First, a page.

This route was a hit; passing countless historical graveyards, dropping off the backside of a random mountain on a double track ATV trail that quickly vanished in a river and then waist deep weeds. Undeterred, we followed the map on my Stages Dash and popped out the other side. We questionably skipped the food stop on the other side of the mountain and re-routed on the fly as we were now racing the sun in the early New England spring.
With 40 miles to go, we stopped for a Coke and a quick rest. I was tired, but the end was in sight and I always enjoy that feeling of accomplishment. I couldn't wait to continue on, and continue on we did. We pushed hard and ultimately lost to the sun but got all 140 miles just past dusk.
I didn’t choose my adventure this season - it chose me. I am a Registered Dietitian and work as a Certified Nutrition Support Clinician (CNSC) in the medical ICU and COVID-19 unit at St. David’s South Austin Medical Center.
I have had the opportunity to provide nutrition support to patients and assist the doctors, nurses and other healthcare providers who are working on the front lines during the pandemic, and I would not have it any other way.
As a CNSC, my specialty is figuring out how to keep patients nourished when they cannot eat or drink on their own. This involves feeding patients through a tube into the stomach or small intestine, or through an IV into their bloodstream using custom IV fluids. Every patient with COVID-19 on a ventilator (breathing machine) needs nutrition support if they are on the ventilator long enough.
I spent much of my time early this spring researching and gathering knowledge on suggested practices and new guidelines in order to support patients during the pandemic. It has been exhausting and emotional, yet rewarding.
Before I became a Dietitian, I never would have thought that nutrition could influence patient outcomes as much as it has this spring. I am grateful to be able to work with an amazing team that has saved many lives during this pandemic.
One patient spent ten days on a ventilator in the ICU and the team got her home safe and sound - see her story here.
Our version of traditional racing may be postponed for 2020; however, race promoters are finding unique ways to unite the cycling community during these challenging times. I had originally planned to lead a ladies' no drop ride - alongside fellow Vermonter Kim Coleman - for The Ranger, however the pandemic had us pondering new ways to safely connect.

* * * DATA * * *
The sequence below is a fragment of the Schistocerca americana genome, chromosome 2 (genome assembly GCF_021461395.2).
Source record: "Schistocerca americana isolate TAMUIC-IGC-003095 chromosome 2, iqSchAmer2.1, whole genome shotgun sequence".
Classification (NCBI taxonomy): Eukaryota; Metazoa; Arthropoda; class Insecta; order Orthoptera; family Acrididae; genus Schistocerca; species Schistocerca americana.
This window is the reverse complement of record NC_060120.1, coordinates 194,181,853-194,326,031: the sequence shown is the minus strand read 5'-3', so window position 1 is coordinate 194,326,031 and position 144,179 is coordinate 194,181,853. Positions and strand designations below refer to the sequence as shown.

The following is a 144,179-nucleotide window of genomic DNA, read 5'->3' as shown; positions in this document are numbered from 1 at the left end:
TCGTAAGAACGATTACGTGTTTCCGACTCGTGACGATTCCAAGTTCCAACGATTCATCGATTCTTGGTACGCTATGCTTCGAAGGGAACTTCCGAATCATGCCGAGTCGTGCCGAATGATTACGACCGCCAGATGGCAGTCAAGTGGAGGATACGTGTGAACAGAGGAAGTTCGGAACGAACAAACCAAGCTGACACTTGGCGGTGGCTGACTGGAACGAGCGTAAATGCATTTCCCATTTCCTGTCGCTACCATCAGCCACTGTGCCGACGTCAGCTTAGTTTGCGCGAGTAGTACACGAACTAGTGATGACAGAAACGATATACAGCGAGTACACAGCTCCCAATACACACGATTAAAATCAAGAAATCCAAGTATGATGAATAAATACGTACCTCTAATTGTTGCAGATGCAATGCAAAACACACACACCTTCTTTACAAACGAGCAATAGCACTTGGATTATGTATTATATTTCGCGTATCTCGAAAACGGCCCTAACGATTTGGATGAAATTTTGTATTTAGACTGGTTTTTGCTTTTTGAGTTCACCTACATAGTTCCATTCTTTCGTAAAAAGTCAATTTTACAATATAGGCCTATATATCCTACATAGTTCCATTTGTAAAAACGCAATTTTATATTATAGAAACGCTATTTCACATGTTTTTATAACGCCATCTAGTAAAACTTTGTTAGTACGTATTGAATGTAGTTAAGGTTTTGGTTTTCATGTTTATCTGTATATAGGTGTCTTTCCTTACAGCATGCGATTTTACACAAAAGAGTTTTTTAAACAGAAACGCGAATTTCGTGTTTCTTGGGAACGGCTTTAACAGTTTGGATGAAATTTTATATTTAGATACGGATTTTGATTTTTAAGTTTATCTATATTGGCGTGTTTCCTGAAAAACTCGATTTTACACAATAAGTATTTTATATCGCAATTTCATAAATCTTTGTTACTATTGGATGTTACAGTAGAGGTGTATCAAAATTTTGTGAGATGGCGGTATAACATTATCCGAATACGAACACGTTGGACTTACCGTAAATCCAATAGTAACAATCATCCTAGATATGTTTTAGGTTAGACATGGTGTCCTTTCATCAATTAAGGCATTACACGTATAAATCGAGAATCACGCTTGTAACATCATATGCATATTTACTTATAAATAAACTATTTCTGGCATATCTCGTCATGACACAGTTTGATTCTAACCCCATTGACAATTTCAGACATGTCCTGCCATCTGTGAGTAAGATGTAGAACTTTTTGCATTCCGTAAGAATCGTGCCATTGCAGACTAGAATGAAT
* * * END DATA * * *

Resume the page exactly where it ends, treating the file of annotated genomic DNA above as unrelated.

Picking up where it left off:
When the event took on a virtual format, Kim and I decided that it was only fitting for us to pedal the race course and use this as an opportunity to share adventures with the registered women. Backyard Dirt was created in lieu of an organized event to encourage fellow Rangers to explore their hometown gravel and celebrate the places that give us joy.
We gathered in Tunbridge, Vermont to ride a truly adventurous route with loose gravel hills, chunky Class IV roads, and hike-a-bike sections. Kim and I started the day at a moderate pace; however, we soon found ourselves slowing down...and not just from the seemingly endless climbs! The landscape that we had the privilege to ride was breathtaking.
I forgot about maintaining a fast average or taking QOM segments and instead, enjoyed each mud puddle and pothole. We rode through deteriorating barns, got lost in waist-high fields, and spent nearly five hours on course. I discovered my #ridewithpurpose that day, and I hope that others did too.
What does Ride with Purpose mean? To me, it's about finding ways to provide everyone with the opportunity to enjoy two wheels. I pledged to donate $10 per mile of The Ranger's course to organizations that support getting more people on bikes (Black Girls Do Bike, Little Bellas). These are small steps to increasing diversity in cycling, but we have to start somewhere.
In a time when we are already isolated, I lost my quarantine partner to an unexpected deployment. This year hasn't been easy and it's taken quite a bit of outside influence to keep me motivated on the bike.
Rebecca Rusch created a climbing challenge and with a bit of hesitation, I registered. We’ve recently moved, so I don't yet have a circle of riding buddies to coerce into "dumb" ideas, and I’m still isolating.
Riding solo, in the Olympic National Forest, through the chilly spring weather, was very intimidating.
I had my car packed with snacks and layers, and survived on Mexican coke, Clif gels, mini cherry pies, and the promise of a Coors Light at the top of the last climb from some local gun shooters.
Finishing wasn't a guarantee, and I've filed this one into the memory log of events to look back at when the going gets tough.